Sunday, April 26, 2015

Behind the Smiles

We live at a fast pace, in a highly developed, technological era. Surrounded by our gadgets, we sometimes tend to blatantly overlook life. We pass each other hurriedly, throwing a smile as a salute when we don’t have the time to stop.
Smile has become the conventional answer in each and every situation. And by the way we read that smile; we tend to label, generalize and judge a second too quickly. But next time you ask someone “how are you”; you’d better have your listening ears on. ‘Coz you might be surprised of what you’ll find.
And you might want to know what really lies behind the smiles.

We are all learning to deal with our own emotions. Sometimes we’re clumsy; sometimes we’re doing just great. But what it really takes is a helping hand and a listening ear to get someone through their darkest times. Most of the times we won’t even be aware of the life line we might have just thrown to a person starved for kindness.
Recently my attention was drawn towards two unrelated articles. One about women sacrificing their careers and becoming
stay at home mums and the other one about domestic violence, particularly a story about a mother of three living in fear.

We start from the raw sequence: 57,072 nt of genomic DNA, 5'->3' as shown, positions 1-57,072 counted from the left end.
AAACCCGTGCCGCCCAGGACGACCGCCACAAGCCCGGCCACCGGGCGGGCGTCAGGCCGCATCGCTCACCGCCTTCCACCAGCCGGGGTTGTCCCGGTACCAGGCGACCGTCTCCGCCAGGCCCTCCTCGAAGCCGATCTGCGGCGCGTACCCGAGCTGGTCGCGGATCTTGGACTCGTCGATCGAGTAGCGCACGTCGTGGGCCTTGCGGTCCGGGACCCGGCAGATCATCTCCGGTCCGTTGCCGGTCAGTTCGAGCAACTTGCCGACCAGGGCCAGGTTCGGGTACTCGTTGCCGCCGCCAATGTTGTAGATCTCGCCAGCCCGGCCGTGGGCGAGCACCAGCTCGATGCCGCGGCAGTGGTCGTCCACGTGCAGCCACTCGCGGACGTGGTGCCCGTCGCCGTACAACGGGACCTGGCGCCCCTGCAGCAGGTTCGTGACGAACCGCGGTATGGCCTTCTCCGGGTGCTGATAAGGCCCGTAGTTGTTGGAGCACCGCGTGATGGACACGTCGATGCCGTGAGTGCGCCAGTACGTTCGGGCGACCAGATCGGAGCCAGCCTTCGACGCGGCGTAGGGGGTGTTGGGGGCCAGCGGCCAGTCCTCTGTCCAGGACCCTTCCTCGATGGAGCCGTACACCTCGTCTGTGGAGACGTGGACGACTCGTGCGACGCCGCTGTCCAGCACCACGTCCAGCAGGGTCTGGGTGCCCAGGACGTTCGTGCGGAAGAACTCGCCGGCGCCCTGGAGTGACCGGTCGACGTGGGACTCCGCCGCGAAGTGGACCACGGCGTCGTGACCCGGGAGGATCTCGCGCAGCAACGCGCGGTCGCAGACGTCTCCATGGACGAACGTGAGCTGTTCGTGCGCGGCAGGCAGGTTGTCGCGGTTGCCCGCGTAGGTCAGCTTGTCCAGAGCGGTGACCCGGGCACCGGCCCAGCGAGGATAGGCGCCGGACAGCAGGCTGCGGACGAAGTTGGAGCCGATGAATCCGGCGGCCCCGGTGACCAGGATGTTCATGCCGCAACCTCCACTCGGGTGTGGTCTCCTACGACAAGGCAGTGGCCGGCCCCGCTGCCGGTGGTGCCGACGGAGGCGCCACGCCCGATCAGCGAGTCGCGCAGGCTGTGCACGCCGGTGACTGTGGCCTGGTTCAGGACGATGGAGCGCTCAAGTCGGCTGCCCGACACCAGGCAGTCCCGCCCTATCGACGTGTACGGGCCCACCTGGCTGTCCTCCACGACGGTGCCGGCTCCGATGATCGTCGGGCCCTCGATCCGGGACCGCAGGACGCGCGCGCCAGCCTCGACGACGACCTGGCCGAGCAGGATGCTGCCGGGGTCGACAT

These are two unrelated stories but something clicked: a scenario containing both these facts together spells doom for any woman.
Most people shrug it off with questions like "why doesn't she leave?" or "there is always a choice". Except that it is not as easy as it seems.
The fact that a man thinks he owns a woman entirely is pathetic.
The moment a woman comes to actually believe that, is terrifying. You see, abuse starts very subversively. At first, there are words planted there to inflict the self -doubting. Belittling. Playing mind games. Making even the strongest woman think that she is worth nothing. It starts with casual words that mean nothing. Then open criticism: the way she dresses, the way she talks, the way she acts... And then it escalates. The first blow comes as a huge surprise and it will change her world forever. Not only because the betrayal, but also because she will never know when to expect the next one. And it is ALWAYS her fault, as he will look for reasons to justify his temper outbursts.

It is very hard to accept it, but if we are to be open about it, let's start by admitting that it can happen to everyone. It is a general misconception that domestic violence happens only in low socio-economical mediums. So let me repeat that: it can happen to anyone. It doesn't matter how educated or how accomplished one is.

Statistics are painting a very unsettling image of our current living: 1 in 3 Australian women have experienced physical violence. 1 in 4 Australian women experienced emotional abuse by a current or former partner. 1 in 6 women have experienced physical or sexual violence by a current or former partner. 1 in 5 Australian women has experienced sexual violence. 

It is less known that men are also victims of domestic violence.
75 males were killed in domestic homicide incidents between 2008-10. This equates to one death every 10 days.